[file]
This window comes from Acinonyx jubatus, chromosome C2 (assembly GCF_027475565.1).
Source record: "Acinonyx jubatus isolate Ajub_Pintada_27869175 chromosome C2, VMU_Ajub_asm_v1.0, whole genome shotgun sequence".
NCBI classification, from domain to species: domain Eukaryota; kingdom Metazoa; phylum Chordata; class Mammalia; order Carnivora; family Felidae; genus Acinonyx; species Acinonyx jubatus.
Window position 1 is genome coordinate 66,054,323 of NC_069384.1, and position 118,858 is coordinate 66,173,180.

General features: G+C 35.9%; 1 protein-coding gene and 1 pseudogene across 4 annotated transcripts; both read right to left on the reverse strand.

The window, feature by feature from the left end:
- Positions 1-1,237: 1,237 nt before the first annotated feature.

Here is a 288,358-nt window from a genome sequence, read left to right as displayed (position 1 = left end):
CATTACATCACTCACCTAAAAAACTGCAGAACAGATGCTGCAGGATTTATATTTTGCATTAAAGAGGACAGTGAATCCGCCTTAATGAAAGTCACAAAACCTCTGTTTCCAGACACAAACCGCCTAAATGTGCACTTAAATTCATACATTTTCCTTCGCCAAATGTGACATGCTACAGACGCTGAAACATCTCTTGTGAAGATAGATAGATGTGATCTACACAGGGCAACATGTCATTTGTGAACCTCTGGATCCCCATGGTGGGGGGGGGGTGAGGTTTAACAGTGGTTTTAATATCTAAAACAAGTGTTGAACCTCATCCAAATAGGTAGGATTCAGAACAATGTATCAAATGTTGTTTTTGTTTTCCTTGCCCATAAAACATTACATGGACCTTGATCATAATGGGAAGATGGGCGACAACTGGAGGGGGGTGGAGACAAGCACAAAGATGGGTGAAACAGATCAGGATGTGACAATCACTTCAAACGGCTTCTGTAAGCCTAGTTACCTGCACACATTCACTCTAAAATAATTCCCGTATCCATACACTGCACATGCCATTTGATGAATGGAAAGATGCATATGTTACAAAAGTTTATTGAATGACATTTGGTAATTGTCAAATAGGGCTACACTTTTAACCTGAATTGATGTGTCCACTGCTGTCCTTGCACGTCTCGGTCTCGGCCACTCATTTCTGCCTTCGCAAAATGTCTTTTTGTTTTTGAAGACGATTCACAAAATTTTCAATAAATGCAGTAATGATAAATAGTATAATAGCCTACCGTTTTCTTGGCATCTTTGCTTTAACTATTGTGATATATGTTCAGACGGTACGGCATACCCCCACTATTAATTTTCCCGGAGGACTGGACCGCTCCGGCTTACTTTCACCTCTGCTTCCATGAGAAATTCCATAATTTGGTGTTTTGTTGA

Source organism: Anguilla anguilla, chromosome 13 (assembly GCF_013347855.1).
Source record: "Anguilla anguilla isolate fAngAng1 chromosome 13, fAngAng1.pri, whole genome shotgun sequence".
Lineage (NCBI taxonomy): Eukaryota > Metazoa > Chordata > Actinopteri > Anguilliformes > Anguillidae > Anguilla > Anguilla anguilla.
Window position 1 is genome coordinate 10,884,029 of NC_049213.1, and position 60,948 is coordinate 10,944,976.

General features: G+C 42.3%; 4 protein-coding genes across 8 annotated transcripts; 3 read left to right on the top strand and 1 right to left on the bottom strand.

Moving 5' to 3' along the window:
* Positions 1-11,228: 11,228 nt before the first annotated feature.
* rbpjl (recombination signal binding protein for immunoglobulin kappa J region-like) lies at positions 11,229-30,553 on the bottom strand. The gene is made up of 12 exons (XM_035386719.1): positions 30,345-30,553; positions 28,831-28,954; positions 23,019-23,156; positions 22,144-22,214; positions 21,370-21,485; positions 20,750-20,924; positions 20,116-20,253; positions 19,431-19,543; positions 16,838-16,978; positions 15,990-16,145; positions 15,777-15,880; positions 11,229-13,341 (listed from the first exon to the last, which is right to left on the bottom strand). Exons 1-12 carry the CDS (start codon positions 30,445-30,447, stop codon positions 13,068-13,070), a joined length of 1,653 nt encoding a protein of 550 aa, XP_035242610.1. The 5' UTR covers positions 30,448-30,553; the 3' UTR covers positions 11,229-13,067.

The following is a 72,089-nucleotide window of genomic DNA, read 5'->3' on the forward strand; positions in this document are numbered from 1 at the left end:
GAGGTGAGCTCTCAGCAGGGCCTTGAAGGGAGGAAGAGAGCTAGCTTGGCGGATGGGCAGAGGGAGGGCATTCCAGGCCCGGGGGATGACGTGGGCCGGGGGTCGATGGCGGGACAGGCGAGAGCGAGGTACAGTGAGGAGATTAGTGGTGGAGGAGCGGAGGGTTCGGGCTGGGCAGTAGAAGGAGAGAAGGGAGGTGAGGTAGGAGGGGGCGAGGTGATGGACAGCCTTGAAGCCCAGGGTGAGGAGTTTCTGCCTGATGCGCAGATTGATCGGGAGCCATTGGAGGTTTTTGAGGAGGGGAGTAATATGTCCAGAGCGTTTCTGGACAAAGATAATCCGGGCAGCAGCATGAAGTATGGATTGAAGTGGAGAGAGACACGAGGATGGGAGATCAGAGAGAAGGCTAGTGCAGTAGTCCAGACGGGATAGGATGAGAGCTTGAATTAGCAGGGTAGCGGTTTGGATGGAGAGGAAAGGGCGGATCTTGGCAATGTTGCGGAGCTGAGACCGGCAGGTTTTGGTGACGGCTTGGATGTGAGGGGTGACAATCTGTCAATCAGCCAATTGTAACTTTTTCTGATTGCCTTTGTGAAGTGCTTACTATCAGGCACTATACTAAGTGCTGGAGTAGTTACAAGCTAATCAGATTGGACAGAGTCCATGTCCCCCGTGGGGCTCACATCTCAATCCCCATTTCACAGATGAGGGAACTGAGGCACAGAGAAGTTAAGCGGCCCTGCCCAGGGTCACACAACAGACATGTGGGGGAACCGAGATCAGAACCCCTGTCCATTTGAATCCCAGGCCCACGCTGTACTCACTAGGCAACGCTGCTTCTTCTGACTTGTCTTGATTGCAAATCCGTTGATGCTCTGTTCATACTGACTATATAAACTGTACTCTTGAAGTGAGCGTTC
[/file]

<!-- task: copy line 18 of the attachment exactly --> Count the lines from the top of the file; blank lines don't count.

The following is a 72,089-nucleotide window of genomic DNA, read 5'->3' on the forward strand; positions in this document are numbered from 1 at the left end: